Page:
On Junior, Corridor hums and purrs like a finely tuned engine running at optimum capacity.

I came of musical-appreciation-age at the apex of indie record label influence. For a teenager obsessed with discovering new sounds, that twenty-year stretch from 1980 to 1999 was pure magic. The Big Six may have been raking in the dough, but the period’s most innovative musical scenes, styles, and attitudes were being defined by small armies of artists signed to the independents. Think Def Jam, Factory, Dischord, Mint, 4AD, Mute, Rough Trade, Touch & Go, Sonic Unyon, Creation, Kill Rock Stars, and Sub Pop. I lived and died by some of these imprints, buying music based on the record label’s track record alone, artist and music unknown and unheard. 

Eventually, I grew up and got a mind of my own, the music industry imploded on itself, and what label an artist belonged to was less of an influence on my musical preferences. I can’t confidently say I know whether or not a lot of the artists I’ve written about in the last year are actually on a label, let alone which one. We’re at a point now where acknowledging an artist’s label (if they’re even signed to one) is little more than a footnote, and yet Sub Pop signing Montreal quartet Corridor to their label in the U.S. earlier this year created a dust-up of coverage that seemed anything but antiquated. In 2019, our post-label music world should care less about such things, but a francophone Canadian band saddling up alongside fellow compatriots Eric’s Trip, Constantines, and Wolf Parade was officially A Big Deal®.  

For me, the bigger deal was that simultaneously Corridor signed with Bonsound in Canada, a label that has been at the vanguard of our shifting musical landscape. Bonsound blurs boundaries and borders, featuring diverse and disparate acts like Pierre Kwenders, Elisapie, Les Louanges, and Mélissa Laveaux.  This piqued my curiosity: does Corridor have what it takes to stand side-by-side with such an esteemed roster of Canadian artists? I had an answer in under three minutes and fifteen seconds. That’s the length of “Topographe”, the opening song on Corridor’s Junior. Sub Pop — the taskmasters they are — imposed a short turn-around time on the band for Junior (the record needed to be in the can by May in order to drop this calendar year), so you’d be forgiven for expecting less-than-stellar results; you’d also be extremely wrong. Junior is a revelation.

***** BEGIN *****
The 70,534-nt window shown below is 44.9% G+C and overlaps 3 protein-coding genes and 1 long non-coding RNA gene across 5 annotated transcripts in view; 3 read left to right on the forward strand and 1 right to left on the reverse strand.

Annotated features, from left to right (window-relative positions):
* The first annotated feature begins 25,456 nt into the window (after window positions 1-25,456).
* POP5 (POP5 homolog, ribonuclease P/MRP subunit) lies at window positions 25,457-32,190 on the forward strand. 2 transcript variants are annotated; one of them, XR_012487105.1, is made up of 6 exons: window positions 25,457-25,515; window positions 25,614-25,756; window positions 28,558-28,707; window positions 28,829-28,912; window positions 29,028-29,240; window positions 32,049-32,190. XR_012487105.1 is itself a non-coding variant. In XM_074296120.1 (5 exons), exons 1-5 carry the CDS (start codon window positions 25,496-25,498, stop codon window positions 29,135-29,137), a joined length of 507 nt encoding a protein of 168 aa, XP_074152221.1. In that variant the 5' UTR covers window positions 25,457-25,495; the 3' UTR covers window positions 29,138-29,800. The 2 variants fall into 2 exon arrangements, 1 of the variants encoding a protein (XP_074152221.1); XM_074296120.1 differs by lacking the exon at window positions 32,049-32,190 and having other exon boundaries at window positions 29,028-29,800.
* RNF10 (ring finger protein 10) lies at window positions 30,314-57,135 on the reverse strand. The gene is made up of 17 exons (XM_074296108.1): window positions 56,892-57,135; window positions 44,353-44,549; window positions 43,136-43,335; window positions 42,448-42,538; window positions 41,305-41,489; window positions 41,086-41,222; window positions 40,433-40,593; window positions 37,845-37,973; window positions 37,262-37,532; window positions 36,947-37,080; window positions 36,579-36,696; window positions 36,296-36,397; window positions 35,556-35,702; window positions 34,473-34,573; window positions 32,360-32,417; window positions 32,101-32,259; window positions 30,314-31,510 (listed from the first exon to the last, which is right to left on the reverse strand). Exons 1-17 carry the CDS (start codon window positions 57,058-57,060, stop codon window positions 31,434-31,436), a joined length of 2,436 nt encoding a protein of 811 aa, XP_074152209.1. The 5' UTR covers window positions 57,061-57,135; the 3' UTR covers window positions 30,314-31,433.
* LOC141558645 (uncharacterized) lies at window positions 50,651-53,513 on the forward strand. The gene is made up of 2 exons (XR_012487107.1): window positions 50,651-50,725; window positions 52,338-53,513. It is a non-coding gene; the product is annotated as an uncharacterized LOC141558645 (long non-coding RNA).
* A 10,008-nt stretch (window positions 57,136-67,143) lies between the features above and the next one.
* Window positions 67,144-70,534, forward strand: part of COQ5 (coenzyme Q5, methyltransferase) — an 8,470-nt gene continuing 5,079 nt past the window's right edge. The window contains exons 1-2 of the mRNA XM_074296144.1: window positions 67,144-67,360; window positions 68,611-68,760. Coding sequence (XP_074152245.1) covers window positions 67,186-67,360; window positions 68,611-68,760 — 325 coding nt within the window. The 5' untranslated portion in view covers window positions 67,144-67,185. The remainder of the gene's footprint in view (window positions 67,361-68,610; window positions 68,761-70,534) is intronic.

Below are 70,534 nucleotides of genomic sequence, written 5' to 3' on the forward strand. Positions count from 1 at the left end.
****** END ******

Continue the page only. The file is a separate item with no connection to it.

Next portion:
For such a short gestation period, it doesn’t sound like a band in the midst of a rush job at all. If anything, Corridor hums and purrs like a finely tuned engine running at optimum capacity. It is a coming-of-age record who’s song titles suggest exactly what you’ll experience. “Topographe” maps out Corridor’s sound and style right from the get-go, a gritty blend of indie garage rock, lo-fi pop, and the effortless harmonies of singers Dominic Berthiaume and Jonathan Robert; “Domino” topples over itself with motorik efficiency and the slinkiest of Junior’s already slinky basslines. 

“Pow” nails home the quartet’s subtle, explosive power, fueled just as much by cascading beats and rhythm as its mellifluous melodies.  Closer “Bang” explodes in a shimmering shower of preternatural synths that send shivers down your spine and swell your heart ten-fold. Bands (and record labels) would sell their souls to the devil for a closing song like “Bang”, the kind that makes you want to immediately listen to the album all over again. In the end, what matters most is that the music on an album is of superior substance and quality. That should be the real story, truly what the big deal should be about. Corridor is now officially A Very Big Deal®; not because of a couple of record contracts, but because Junior justifies the hype and hyperbole.

Tegan and Sara
T. Thomason
T. Thomason